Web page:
January 24, 2007

House Bill 129: Raising Compulsory Attendance Requirements

Representatives Debbie Hammons (D) and Del McOmie (R), Senator Henry H.R. Coe

If passed, House Bill 129 would raise the compulsory attendance requirements from age 16 to age 18 and from 10th grade to 12th grade, effective September 15, 2009. While a child may be exempted from the new requirement if the child’s parent, guardian, or custodian notifies the school district before September 15th that the child will not be attending a public or private school during that school year, the parent or guardian must certify that he or she understands that the child will not receive a diploma that year. The parent or guardian must also document through required and state-approved testing or assessment that the student has demonstrated proficiency or equivalent competency in reading, writing, and math at the 11th grade level.

1/6/2007(House) Prefiled
1/11/2007(House) Introduced and referred to Education Committee
1/22/2007(House) Hearing
1/22/2007(House) Bill defeated in Education Committee; Vote 8-1

HSLDA's Position:

This is another attempt to impose increasing government control over children and to further restrict parents’ rights to direct the upbringing and education of their children. These are rights that have been recognized by the U.S. Supreme Court as fundamental constitutional rights.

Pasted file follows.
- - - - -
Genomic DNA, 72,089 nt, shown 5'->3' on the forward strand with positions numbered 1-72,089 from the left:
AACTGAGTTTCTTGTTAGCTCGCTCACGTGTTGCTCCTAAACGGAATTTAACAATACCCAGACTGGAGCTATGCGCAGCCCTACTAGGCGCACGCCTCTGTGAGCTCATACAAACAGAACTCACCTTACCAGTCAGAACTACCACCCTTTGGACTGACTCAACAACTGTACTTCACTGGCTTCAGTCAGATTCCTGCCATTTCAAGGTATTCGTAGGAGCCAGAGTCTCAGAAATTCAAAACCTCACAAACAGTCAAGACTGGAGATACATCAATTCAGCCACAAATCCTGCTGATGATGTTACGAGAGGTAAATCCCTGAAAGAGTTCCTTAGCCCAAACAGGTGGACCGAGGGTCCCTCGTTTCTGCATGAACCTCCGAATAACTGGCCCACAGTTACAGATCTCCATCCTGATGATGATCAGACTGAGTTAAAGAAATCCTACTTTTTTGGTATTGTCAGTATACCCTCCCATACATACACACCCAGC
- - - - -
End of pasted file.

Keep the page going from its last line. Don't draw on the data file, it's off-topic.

This approach is also used by professional teacher unions to guarantee more funding for public schools and higher levels of teacher employment.

In Wyoming specifically, House Bill 129, in addition to increasing the compulsory attendance age, raises reporting requirements for homeschoolers and other parents and requires state approved testing.

Increased reporting Requirements
This bill, if passed, would require homeschooling parents to report two years more than the current law requires. Many homeschool families graduate their children from homeschool programs to enroll them in college or apprenticeship programs. Today, parents have the authority to determine whether their children continue in formal secondary education after the age of 16—this right must be preserved.

Furthermore, parents or guardians of homeschooled students who completed their high school graduation at age 16 would have to certify and document that the student had achieved 11th grade competency in reading, writing, and math. While this is no great difficulty for homeschooled students, who in most cases far surpass public school standards for the 11th grade in these subjects, parents should not be required to submit further documentation to the government in order to graduate their children from their home education program.

Required State Approved Testing
To qualify for an exemption, the parent or guardian would have to document that the child demonstrated proficiency in reading, writing, and math at the 11th grade level as measured by “the statewide assessment, by other assessments or measures accepted or used by the district, or through alternative assessments or the child’s individual education plan.” Such a scheme would require homeschooled families to submit to government-directed testing, or to approval of an alternate testing plan.